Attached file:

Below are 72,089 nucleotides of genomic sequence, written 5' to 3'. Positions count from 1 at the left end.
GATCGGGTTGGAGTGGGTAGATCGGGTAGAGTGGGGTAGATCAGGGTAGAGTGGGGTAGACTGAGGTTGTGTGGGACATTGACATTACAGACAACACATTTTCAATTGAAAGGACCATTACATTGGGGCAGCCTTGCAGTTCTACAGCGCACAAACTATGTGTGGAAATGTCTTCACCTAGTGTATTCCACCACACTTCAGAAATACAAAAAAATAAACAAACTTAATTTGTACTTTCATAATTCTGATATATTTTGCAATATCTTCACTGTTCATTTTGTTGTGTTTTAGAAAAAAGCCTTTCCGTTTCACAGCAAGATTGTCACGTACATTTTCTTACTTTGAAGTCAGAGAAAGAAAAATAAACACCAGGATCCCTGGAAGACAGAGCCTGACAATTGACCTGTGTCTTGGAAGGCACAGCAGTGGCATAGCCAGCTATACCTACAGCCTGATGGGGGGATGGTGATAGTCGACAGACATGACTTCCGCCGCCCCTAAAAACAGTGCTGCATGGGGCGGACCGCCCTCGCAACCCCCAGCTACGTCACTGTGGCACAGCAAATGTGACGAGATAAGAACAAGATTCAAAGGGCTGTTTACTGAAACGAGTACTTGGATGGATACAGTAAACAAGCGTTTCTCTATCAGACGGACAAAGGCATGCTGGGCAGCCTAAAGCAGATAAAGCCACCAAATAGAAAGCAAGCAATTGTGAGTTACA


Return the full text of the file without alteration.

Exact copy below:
Below are 72,089 nucleotides of genomic sequence, written 5' to 3'. Positions count from 1 at the left end.
GATCGGGTTGGAGTGGGTAGATCGGGTAGAGTGGGGTAGATCAGGGTAGAGTGGGGTAGACTGAGGTTGTGTGGGACATTGACATTACAGACAACACATTTTCAATTGAAAGGACCATTACATTGGGGCAGCCTTGCAGTTCTACAGCGCACAAACTATGTGTGGAAATGTCTTCACCTAGTGTATTCCACCACACTTCAGAAATACAAAAAAATAAACAAACTTAATTTGTACTTTCATAATTCTGATATATTTTGCAATATCTTCACTGTTCATTTTGTTGTGTTTTAGAAAAAAGCCTTTCCGTTTCACAGCAAGATTGTCACGTACATTTTCTTACTTTGAAGTCAGAGAAAGAAAAATAAACACCAGGATCCCTGGAAGACAGAGCCTGACAATTGACCTGTGTCTTGGAAGGCACAGCAGTGGCATAGCCAGCTATACCTACAGCCTGATGGGGGGATGGTGATAGTCGACAGACATGACTTCCGCCGCCCCTAAAAACAGTGCTGCATGGGGCGGACCGCCCTCGCAACCCCCAGCTACGTCACTGTGGCACAGCAAATGTGACGAGATAAGAACAAGATTCAAAGGGCTGTTTACTGAAACGAGTACTTGGATGGATACAGTAAACAAGCGTTTCTCTATCAGACGGACAAAGGCATGCTGGGCAGCCTAAAGCAGATAAAGCCACCAAATAGAAAGCAAGCAATTGTGAGTTACA